Secretary of Defense William Cohen and Secretary of the Navy Richard Danzig took steps today to implement a directive by President Clinton to reconcile national security needs with the concerns of the people of Puerto Rico about operations at that portion of the Atlantic Fleet Weapons Training Facility (AFWTF) on the island of Vieques, Puerto Rico.
Clinton yesterday sent Cohen a letter directing the creation of a special panel to address issues pertaining to the utilization of the AFWTF in Vieques. The creation of such a panel was requested by Puerto Rico's governor and congressman. It follows the tragic, accidental death of a Navy AFWTF security guard on April 19 at the facility.
Cohen has directed the formation of the four-person panel that would: determine the need for the Vieques range and the continued use of live ordnance there; explore whether there are viable alternative locations; study environmental, health and economic impacts on the island; consider Puerto Rican views; and send its own recommendation to Cohen. The panel has been asked to complete its work in August.
The special panel will be composed of a chairman and three members: Frank Rush, acting assistant secretary of Defense for Force Management Policy (chairman); Rep. Lee Hamilton, former chairman of the House Foreign Relations Committee; retired Marine Corps Gen. Richard Neal, former assistant Marine Corps commandant; and retired Navy Vice Adm. Diego Hernandez, former commander, Third Fleet.
In order to support the special panel with a comprehensive and detailed analysis, Danzig has also tasked a study to provide inputs for its review. He has directed the Chief of Naval Operations, Adm. Jay L. Johnson, and the Commandant of the Marine Corps, Gen. Charles C. Krulak, to undertake a thorough review and assessment of the AFWTF at Vieques, Puerto Rico. The study will be led by Commander, Second Fleet, Navy Vice Adm. William J. Fallon and Commander, U.S. Marine Corps Forces Atlantic, Marine Corps Lt. Gen. Peter Pace and will examine the national security reasons for the Department of the Navy's use of the Vieques range. The review will address whether operations at Vieques should continue and if alternative sites for these operations exist. If it determines that operations are warranted, the review will look at possible modifications to operations to lessen the impact on the people of Vieques, including constraining or eliminating live fire, and whether non-U.S. forces and other U.S. military services should continue to operate at Vieques. If such a determination is made, the review will also look at possible safety improvements that could be made to operations at Vieques. Danzig will forward the results of the Fallon-Pace assessment and his comments to the special panel by early July.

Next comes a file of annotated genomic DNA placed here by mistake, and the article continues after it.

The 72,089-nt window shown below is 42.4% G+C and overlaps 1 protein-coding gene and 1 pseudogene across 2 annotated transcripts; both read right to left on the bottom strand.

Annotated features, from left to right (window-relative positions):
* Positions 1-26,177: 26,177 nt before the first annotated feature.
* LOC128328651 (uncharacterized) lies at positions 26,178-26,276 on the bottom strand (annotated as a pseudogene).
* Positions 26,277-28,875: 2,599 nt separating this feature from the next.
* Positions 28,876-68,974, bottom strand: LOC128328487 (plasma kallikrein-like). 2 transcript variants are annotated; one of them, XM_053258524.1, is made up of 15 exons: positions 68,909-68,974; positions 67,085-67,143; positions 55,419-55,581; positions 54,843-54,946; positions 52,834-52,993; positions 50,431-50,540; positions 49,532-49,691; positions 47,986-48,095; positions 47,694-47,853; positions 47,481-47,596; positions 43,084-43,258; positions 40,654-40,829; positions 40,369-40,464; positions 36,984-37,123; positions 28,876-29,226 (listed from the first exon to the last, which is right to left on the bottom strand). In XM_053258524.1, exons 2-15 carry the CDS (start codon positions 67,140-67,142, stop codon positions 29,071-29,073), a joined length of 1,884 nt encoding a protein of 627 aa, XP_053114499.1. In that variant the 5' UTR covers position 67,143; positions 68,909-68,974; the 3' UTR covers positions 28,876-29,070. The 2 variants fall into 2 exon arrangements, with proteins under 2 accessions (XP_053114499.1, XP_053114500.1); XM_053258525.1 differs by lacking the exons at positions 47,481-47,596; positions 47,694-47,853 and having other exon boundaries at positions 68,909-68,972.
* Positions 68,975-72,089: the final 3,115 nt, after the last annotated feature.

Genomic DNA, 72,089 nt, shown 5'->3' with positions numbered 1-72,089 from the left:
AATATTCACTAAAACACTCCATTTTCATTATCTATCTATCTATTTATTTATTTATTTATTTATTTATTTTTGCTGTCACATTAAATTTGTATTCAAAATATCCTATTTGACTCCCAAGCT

Directed a cessation of the use of all live and inert ordnance at Vieques during the period of the comprehensive review. The cessation is effective immediately.
Directed the deputy assistant secretary of the Navy (Conversion and Redevelopment) to suggest ways to improve the Department of the Navy's fulfillment of the 1983 Memorandum of Understanding (MOU) with the government of Puerto Rico on operations at and assistance to Vieques. The 1983 MOU committed the Department of the Navy to strive to better the welfare of those who reside on Vieques by working with commonwealth agencies and groups to seek grants, start-up funds and other financial assistance from federal agencies to support economic development on the island.
The Department of Defense, and the Navy and Marine Corps recognize the critical value of training effectively and responsibly in order to be combat ready to respond to current and future global crises. This tragic accident, the only fatality at the Vieques range since training began there in the 1940's, has provided an important occasion for a comprehensive review of our activities on the island.